There has been, and no doubt will continue to be, much written about the controversies engulfing Rev. Samuel Rodriguez. But this is not about all that.
This is a story about the banal hubris of a public figure, facilitated by the unhinged boosterism of a major periodical (and at least one of its editors) that published unsubstantiated ad hominem attacks against a writer in an apparent effort to intimidate, discredit and ultimately silence him. "So this person," as Rev. Samuel Rodriguez put it in his Patheos interview, "in my opinion, loses any sort of legitimacy as a commentator on issues of the public sphere."
This is the story of a sliming.
Journalist Greg Metzger was in for it. He had had the temerity to write critically about the protean Christian Right leader, Rev. Samuel Rodriguez at the very moment when Rodriguez was being hailed as the Great Hispanic Hope for the Republican Party. And what Metzger was writing on his personal blog (and at Talk to Action) just would not do. Someone might, you know, read it. And consider it.
The sliming was to be a tag team effort by one Timothy Dalrymple the managing editor for content at Patheos -- and the Rev. Rodriguez himself.
You could tell the slime was coming at the end of Dalrymple's introduction to his interview with Rodriguez, which was to appear the next day.
Check back tomorrow for Part 2 of the interview, concerning Samuel Rodriguez himself, his responses to his detractors, and the role of the National Hispanic Christian Leadership ConferenceDalrymple, who holds a doctorate in Religion from Harvard and a Master of Divinity from Princeton, is ostensibly a scholar, a journalist, and a committed Christian. But he is nothing if not a Man of Diction. Thus it was telling that he used "detractors" instead of a neutral term like "critics."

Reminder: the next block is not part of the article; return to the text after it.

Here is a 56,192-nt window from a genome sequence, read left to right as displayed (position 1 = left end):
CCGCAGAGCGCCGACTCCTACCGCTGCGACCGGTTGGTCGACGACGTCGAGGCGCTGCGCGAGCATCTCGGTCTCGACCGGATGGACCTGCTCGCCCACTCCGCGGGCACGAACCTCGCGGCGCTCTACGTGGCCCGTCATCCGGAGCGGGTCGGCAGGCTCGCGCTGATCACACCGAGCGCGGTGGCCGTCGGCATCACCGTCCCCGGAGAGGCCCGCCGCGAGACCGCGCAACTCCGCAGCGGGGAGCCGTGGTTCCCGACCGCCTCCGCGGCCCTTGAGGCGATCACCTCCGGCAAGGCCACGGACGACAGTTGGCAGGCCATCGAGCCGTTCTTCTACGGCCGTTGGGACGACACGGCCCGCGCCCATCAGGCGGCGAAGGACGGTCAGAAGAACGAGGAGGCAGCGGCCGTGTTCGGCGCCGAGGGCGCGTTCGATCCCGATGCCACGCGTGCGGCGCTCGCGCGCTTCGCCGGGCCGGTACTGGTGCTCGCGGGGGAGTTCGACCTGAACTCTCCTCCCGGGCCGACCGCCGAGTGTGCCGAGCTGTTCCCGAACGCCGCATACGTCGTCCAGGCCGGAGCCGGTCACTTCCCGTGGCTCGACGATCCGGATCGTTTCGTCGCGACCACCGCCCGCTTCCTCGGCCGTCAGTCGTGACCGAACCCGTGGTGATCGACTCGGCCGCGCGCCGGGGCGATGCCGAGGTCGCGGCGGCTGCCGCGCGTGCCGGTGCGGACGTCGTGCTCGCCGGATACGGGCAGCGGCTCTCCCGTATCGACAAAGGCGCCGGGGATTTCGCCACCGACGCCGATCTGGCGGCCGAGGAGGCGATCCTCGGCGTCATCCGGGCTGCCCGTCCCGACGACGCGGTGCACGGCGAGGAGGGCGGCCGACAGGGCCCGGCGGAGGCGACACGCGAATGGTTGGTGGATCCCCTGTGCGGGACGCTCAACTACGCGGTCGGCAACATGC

In any case, the sliming was certainly all that Dalrymple's Tell portended.
Rodriguez said, among other things:
The intolerance embedded in the hard Left is as venomous as the bigotry embedded in the hard Right. It’s amazing. On both extremes, you have this cancer of intolerance. What they fear are voices that really offer a reconcilliatory platform without sacrificing truth.Who exactly is this "hard Left" and the people who populate it? And what exactly have they said that is venomous, intolerant, bigoted, cancerous and intolerant? Rodriguez didn't say -- but he suggested that they might be prochoice.
I am one hundred percent staunchly pro-life. That offends people. Now, in no form or shape to I discard or disrespect those who disagree with me, but that conviction drives me to want to reconcile, to appreciate the beauty and purpose of every single human being on this planet. They see it as a political issue. I see it as a biblical issue.The sly implication here is that all prochoice people come to their views for non-religious reasons, and must be non-Christian or non-religious themselves. Of course, there are religious and non-religious people on both sides of the abortion issue. Indeed, the prochoice religious community formally includes much of mainline Protestantism and the major bodies of Judaism, epitomized by the Religious Coalition for Reproductive Choice. For these historic Christian and Jewish institutions, making reproductive choices is not only moral, but biblical.